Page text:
Mainly this is down to many of the core icons having been updated to the new flattened style, plus the start menu uses little coloured squares round existing icons to make them fit in better. It definitely feels more like a finished product.
Windows 10 Technical Preview: Cortana
One of the biggest new additions to Windows 10 is Cortana, which is a glorified voice search and personal assistant. First launched on Windows Phone as a rival to Siri and Google Voice, it provides context aware search and will provide alerts based on things like upcoming world events, appointments in your calendar and what’s happening to the traffic nearby.
It also has quite a powerful casual language recognition system that works great if you’re using voice control. So the user can, for instance, say ‘what’s on TV tonight?’ or ‘am I free on Wednesday?’ and Cortana will respond based on what it knows about you.
Cortana Windows 10
Microsoft is also keen to point out that users can easily tailor exactly what Cortana does and doesn’t track, so those of you of the more paranoid persuasion can stop it snooping on certain activities or turn it off altogether.
It really does work surprisingly well, though as ever with these sorts of services, the emphasis on voice control does perhaps miss the point that most people still don’t want to talk to their hardware – certainly not at work or out and about, at least.
If you find you can’t access Cortana on the Windows 10 Technical Preview because it’s not available in your region you can simply change your language and location to the US to try it out.
Cortana Windows 10
Windows 10 Preview: Virtual Desktops
If the Start Menu didn't already, it’s the inclusion of virtual desktops that really marks out how directly Microsoft is trying to please the desktop power users with Windows 10. It isn't as slick as the virtual desktop integration in Mac OS, but it's a really useful addition.
New desktops can be added by either pressing Windows Tab or clicking the new Task View button. These bring up a new live app-switching interface below which is the option to add new desktops.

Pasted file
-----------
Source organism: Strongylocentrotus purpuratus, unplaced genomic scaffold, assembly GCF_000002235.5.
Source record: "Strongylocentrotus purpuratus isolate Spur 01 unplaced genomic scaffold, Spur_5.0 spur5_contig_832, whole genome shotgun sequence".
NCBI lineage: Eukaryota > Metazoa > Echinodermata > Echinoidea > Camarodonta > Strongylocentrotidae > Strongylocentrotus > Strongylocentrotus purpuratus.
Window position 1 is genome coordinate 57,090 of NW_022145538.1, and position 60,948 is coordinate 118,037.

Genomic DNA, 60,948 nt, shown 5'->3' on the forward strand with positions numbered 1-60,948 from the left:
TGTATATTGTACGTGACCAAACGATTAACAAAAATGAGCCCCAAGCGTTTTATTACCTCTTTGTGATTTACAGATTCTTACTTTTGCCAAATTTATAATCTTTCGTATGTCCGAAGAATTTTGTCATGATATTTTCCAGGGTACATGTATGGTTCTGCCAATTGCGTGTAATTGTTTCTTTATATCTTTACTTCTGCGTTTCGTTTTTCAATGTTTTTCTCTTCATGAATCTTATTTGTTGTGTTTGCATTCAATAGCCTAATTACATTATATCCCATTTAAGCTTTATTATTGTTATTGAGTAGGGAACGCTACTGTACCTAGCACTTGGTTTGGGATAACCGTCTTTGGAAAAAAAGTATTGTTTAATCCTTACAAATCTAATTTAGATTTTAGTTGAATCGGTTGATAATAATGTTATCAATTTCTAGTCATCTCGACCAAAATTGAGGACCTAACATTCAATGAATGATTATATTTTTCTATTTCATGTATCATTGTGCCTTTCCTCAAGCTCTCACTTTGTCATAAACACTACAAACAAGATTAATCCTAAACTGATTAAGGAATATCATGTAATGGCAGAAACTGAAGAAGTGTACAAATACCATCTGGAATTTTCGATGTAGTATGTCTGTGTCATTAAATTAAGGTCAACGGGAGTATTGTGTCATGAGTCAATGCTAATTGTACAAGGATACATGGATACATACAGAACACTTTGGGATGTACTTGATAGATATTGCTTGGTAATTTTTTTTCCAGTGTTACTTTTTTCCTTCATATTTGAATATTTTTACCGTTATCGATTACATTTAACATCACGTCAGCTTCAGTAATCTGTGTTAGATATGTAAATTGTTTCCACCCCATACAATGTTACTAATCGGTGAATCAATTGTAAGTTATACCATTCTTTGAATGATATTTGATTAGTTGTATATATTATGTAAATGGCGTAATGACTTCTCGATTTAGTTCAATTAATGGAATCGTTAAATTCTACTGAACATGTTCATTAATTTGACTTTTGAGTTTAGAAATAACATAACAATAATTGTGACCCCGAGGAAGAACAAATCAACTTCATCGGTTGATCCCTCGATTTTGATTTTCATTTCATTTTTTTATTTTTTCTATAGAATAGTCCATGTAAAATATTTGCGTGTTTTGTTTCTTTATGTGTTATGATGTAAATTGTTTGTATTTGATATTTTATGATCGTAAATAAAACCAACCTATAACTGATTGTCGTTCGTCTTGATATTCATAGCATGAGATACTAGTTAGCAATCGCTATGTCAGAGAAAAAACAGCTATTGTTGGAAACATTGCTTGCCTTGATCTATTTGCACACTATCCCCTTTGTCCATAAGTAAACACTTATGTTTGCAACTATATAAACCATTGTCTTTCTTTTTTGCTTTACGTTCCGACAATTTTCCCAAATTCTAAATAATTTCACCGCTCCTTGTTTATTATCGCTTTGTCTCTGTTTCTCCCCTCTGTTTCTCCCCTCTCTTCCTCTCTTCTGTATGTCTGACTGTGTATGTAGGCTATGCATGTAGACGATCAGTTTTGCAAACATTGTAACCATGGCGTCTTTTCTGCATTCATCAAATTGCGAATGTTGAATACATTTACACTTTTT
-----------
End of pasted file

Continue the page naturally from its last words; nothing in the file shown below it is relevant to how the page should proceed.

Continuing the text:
Once you’ve added a new desktop you can, from the same interface, move apps between them and rearrange them. Apps that are open in other desktops are underlined in the taskbar where if you click them it’ll switch to that desktop, which can actually be a little annoying if you just want to open another instance of that app and don’t know the keyboard shortcut.
suffice for those power users that simply need virtual desktops. However, it doesn’t reinvent them in a way that makes them immediately useful for the rest of us.
Again, comparing to Apple’s implementation, in Mac OS apps automatically open to a new virtual desktop when made fullscreen, returning to a normal desktop when windowed. You can also swipe between desktops using the multi-finger gestures available on its trackpads. The result is an interface that revolutionises the way you work. Here, though, it’s a lot of clicking to get the same result.
Microsoft’s app management improvements aren’t limited to virtual desktops, though, as it has also tweaked how Snap works. Previously you could snap apps to fill one half of the screen and that was it. Now, though, you can snap four apps and when you snap an app it will show suggested other apps to fill the left over space.
Like virtual desktops, Snap is most useful for laptops, where the smaller screens make having multiple windows open at one time less practical. This is still true even with the new four-way snapping as most apps just don’t end up in a usable shape when snapped into the shape they would when taking up a quarter of the screen.